Keywords: Business fluctuations and cycles; International topics; Monetary policy transmission
    JEL: E52 F41 F44
    Date: 2022–06
  4. By: Rishabh Aggarwal; Adrien Auclert; Matthew Rognlie; Ludwig Straub
    Abstract: We study the effects of debt-financed fiscal transfers in a general equilibrium, heterogeneous-agent model of the world economy. In the long run, increases in government debt anywhere raise the world interest rate and increase private wealth everywhere. In the short run, a country with a larger-than-average fiscal deficit experiences both a large increase in private savings (“excess savings”) and a small but persistent current account deficit (a slow-motion “twin deficit”). These patterns are consistent with the evolution of the world’s balance of payments since the beginning of the Covid pandemic.
    JEL: E21 E62 F32 F41
    Date: 2022–06
  5. By: Stephen Grenville
    Abstract: Controls on international capital flows were a central issue for the International Monetary Fund at Bretton Woods in 1944. But by the 1970s, mainstream thinking was encouraging open capital flows. A succession of damaging crises followed: Latin America in the 1980s, Mexico again in 1994 and Asia in 1997. Fund policies were tweaked, but the causes were seen as being largely in the recipient countries. Capital controls were specifically rejected. Nevertheless, the Fund’s view began to shift, probably encouraged by the 2008 global financial crisis. There was a growing recognition that the capital-flow surges at the heart of these crises were often externally driven, reflecting global factors. The appropriate response would include capital flow management (CFM). The Fund recognized this in its 2012 Institutional View, but CFM was at the bottom of the policy toolbox, surrounded by conditions and constraints, maintaining the stigma on CFM. Meanwhile many emerging economies were enhancing their ability to cope with excessive capital flows, although at some cost (slower growth, tighter fiscal policy, large foreign-exchange reserves). At the same time the flows were increasing, with a bigger component of flighty portfolio flows. CFM measures still have an important place in this new environment, but the Fund’s reluctance to embrace them means that a deep discussion on operationalizing effective CFMs is still lacking.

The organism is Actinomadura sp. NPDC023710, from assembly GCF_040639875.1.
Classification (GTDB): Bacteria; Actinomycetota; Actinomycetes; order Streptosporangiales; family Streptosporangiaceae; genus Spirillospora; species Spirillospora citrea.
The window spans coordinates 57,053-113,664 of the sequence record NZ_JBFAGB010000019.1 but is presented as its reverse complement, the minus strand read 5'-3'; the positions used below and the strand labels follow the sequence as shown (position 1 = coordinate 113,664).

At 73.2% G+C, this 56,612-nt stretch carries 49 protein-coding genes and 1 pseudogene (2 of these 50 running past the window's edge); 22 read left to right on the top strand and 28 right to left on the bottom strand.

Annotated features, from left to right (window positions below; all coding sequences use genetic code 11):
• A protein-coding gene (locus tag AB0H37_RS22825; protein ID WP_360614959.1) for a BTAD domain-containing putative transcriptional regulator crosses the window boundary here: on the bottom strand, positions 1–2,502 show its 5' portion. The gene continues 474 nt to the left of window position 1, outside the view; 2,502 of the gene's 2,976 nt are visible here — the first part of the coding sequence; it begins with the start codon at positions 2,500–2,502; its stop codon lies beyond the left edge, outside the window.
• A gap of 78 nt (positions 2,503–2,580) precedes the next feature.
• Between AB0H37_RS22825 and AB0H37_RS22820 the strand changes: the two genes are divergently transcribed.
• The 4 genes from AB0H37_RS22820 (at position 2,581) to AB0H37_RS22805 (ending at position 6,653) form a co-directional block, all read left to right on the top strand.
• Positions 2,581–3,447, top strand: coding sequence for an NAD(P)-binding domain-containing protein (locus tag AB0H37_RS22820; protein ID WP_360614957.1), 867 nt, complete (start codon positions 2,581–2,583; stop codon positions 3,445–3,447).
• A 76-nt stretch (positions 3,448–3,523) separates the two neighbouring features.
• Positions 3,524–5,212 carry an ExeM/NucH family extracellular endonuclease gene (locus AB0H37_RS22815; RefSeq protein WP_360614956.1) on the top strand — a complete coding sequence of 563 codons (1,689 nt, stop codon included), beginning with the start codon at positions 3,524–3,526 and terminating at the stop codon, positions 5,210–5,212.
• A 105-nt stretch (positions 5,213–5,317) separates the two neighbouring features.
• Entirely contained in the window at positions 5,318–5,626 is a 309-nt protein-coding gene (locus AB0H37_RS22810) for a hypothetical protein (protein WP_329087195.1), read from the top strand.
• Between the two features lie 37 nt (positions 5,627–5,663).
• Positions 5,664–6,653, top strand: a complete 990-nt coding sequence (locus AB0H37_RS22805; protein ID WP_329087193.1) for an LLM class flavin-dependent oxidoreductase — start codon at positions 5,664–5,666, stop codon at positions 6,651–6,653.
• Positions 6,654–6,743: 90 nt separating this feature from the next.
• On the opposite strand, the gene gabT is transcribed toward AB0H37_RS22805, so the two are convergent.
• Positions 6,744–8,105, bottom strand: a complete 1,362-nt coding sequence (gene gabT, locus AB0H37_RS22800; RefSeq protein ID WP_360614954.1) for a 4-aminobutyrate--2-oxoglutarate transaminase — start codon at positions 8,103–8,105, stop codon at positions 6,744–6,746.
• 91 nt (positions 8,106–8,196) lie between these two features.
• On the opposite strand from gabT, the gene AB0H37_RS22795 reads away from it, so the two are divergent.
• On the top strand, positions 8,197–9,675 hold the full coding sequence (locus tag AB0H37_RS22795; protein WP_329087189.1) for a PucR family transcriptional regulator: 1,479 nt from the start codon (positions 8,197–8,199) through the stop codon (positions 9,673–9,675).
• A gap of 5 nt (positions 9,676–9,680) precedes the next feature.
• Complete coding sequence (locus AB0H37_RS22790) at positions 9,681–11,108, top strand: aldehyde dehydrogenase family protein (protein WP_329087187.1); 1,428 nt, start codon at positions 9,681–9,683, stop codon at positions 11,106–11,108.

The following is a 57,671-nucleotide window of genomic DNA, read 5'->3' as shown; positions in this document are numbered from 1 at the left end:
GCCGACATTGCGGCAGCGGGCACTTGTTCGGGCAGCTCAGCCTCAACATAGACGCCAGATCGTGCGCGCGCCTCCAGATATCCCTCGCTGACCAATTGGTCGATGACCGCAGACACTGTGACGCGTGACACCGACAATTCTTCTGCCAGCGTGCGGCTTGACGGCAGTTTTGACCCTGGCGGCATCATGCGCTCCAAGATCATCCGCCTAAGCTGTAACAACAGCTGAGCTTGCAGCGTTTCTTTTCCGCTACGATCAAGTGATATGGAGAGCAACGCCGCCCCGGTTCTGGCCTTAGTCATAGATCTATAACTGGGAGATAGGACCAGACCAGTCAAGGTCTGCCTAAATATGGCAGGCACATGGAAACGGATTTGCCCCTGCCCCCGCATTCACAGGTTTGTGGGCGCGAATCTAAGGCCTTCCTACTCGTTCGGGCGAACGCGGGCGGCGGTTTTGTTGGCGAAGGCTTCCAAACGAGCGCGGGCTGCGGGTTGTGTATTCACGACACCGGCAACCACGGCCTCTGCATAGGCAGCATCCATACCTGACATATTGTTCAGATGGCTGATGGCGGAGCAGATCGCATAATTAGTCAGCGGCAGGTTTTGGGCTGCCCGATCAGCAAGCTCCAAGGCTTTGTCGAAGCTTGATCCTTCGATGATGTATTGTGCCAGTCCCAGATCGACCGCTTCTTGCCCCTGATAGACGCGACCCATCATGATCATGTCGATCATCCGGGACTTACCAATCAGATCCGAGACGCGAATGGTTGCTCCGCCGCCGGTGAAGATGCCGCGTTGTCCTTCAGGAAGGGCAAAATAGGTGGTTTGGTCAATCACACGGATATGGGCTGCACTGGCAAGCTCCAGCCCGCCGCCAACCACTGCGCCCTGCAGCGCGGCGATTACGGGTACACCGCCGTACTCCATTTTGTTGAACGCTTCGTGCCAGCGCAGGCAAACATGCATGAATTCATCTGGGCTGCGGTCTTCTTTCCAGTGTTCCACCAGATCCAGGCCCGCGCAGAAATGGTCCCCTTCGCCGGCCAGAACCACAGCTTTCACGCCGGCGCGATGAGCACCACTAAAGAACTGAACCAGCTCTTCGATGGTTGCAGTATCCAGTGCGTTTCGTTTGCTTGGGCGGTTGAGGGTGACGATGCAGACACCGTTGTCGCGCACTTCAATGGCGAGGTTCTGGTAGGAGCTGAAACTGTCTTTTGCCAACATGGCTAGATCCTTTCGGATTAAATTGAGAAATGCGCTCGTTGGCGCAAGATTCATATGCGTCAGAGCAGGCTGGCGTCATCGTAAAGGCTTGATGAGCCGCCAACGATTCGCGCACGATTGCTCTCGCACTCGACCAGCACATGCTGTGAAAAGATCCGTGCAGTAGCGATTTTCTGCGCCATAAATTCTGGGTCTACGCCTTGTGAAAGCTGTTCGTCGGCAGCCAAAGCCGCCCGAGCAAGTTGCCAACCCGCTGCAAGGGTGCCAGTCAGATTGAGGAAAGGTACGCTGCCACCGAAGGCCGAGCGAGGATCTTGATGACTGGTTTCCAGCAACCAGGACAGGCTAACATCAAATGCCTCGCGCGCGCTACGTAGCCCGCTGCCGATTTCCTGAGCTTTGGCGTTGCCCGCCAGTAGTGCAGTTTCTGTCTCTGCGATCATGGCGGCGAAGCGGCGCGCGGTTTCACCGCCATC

Keywords: International Monetary Fund; capital flow management; economic crises
    JEL: F32 F33 F34 F42 F65
    Date: 2021
  6. By: Kamalyan, Hayk; Davtyan, Vahagn
    Abstract: What is the impact of heightened exchange rate uncertainty on business cycle dynamics? This question is particularly important for emerging economies where exchange rate uncertainty is substantially higher and time-varying. Using data from emerging countries, we show that exchange rate uncertainty is essential for business cycle fluctuations. We find that heightened exchange rate uncertainty yields a drop in economic activity, an increase in prices, and an exchange rate depreciation. We rationalize our empirical findings in a small open economy model augmented with time-varying volatility of exchange rate shocks. In the structural model, the main ingredient of the transmission mechanism is the households’ precautionary behavior. We also show that no other shocks, often featured in the literature, can produce the reported co-movement pattern among the macro variables.
    Keywords: DSGE, Stochastic Volatility, Nominal Exchange Rate
    JEL: E32 F41 F44
    Date: 2022–06–17